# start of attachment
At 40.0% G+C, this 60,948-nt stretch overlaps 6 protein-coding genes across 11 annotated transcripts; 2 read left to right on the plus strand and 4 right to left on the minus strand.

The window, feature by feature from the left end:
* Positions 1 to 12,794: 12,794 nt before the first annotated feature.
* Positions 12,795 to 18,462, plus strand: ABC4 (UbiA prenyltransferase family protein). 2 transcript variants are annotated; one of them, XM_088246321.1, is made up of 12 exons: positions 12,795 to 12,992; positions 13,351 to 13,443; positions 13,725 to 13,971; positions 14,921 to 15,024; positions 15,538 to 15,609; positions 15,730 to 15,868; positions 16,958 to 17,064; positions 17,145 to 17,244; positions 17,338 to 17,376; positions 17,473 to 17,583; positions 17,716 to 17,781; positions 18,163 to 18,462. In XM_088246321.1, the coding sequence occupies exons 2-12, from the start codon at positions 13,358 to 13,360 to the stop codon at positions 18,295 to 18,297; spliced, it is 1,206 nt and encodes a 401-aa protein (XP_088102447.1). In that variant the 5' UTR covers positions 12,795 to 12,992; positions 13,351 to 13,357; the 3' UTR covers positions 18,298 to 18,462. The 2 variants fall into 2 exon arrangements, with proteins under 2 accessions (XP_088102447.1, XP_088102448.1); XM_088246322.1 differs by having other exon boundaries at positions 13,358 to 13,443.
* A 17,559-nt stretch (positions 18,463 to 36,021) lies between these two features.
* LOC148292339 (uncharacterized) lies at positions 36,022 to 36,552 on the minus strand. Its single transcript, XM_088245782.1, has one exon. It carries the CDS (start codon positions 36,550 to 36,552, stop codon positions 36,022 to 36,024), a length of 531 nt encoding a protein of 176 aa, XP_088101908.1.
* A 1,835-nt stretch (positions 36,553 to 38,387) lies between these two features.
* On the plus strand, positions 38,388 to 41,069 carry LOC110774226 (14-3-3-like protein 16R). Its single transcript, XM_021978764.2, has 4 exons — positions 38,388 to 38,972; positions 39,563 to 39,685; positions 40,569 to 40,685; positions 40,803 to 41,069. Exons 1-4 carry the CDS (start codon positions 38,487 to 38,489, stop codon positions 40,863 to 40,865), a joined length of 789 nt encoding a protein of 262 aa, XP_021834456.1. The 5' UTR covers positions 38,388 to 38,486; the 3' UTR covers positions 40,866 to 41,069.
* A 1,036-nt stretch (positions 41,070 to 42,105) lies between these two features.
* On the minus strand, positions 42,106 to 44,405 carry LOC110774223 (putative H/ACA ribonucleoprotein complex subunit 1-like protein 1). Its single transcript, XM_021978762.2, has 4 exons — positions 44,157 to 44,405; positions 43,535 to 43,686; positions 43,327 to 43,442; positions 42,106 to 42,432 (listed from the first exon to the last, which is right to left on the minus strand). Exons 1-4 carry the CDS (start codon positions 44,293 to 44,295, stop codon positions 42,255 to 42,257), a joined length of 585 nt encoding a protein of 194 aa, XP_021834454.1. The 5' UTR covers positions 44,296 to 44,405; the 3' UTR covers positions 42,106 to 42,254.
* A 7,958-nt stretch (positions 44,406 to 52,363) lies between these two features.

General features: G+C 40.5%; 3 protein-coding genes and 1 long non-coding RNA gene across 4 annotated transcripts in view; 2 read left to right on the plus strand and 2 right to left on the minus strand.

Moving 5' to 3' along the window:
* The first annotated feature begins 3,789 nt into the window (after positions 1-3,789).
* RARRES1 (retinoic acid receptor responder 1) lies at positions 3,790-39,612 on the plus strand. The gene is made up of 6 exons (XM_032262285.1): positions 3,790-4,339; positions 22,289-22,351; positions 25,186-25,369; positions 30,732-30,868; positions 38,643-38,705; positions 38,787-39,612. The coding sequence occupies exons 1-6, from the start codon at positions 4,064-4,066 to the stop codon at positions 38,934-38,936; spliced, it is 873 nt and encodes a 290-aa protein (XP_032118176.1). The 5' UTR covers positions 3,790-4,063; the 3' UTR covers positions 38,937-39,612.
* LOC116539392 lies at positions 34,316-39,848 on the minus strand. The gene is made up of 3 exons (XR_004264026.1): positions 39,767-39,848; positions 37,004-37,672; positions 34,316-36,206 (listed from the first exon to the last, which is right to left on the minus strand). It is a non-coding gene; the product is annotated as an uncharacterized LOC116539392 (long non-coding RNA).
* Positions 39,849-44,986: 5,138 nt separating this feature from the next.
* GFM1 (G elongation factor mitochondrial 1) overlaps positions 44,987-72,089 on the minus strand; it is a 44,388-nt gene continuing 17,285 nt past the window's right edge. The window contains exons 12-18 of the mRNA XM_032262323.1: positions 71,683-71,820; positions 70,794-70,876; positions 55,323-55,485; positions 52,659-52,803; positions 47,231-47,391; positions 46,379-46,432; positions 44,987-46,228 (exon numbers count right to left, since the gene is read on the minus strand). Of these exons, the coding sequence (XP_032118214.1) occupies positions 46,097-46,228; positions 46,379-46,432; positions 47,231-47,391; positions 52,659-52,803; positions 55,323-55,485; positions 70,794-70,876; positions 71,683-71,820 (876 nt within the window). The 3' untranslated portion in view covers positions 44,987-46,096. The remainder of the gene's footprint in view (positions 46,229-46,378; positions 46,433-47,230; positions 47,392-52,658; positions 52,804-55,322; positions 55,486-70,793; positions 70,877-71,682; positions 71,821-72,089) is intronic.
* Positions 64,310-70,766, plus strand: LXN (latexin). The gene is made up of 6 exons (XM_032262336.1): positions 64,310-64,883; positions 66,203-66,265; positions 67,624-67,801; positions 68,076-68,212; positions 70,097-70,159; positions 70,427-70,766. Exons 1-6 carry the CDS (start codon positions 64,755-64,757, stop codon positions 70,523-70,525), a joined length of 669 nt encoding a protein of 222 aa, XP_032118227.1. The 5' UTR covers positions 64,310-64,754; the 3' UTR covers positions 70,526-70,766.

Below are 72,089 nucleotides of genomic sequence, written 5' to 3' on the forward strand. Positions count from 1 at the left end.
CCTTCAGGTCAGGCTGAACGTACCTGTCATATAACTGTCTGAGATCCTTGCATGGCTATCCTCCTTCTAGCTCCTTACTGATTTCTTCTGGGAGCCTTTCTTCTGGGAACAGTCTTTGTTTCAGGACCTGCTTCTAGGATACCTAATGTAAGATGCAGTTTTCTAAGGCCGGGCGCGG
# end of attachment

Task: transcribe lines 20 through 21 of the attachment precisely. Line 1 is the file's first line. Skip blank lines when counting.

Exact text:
Below are 72,089 nucleotides of genomic sequence, written 5' to 3' on the forward strand. Positions count from 1 at the left end.
CCTTCAGGTCAGGCTGAACGTACCTGTCATATAACTGTCTGAGATCCTTGCATGGCTATCCTCCTTCTAGCTCCTTACTGATTTCTTCTGGGAGCCTTTCTTCTGGGAACAGTCTTTGTTTCAGGACCTGCTTCTAGGATACCTAATGTAAGATGCAGTTTTCTAAGGCCGGGCGCGG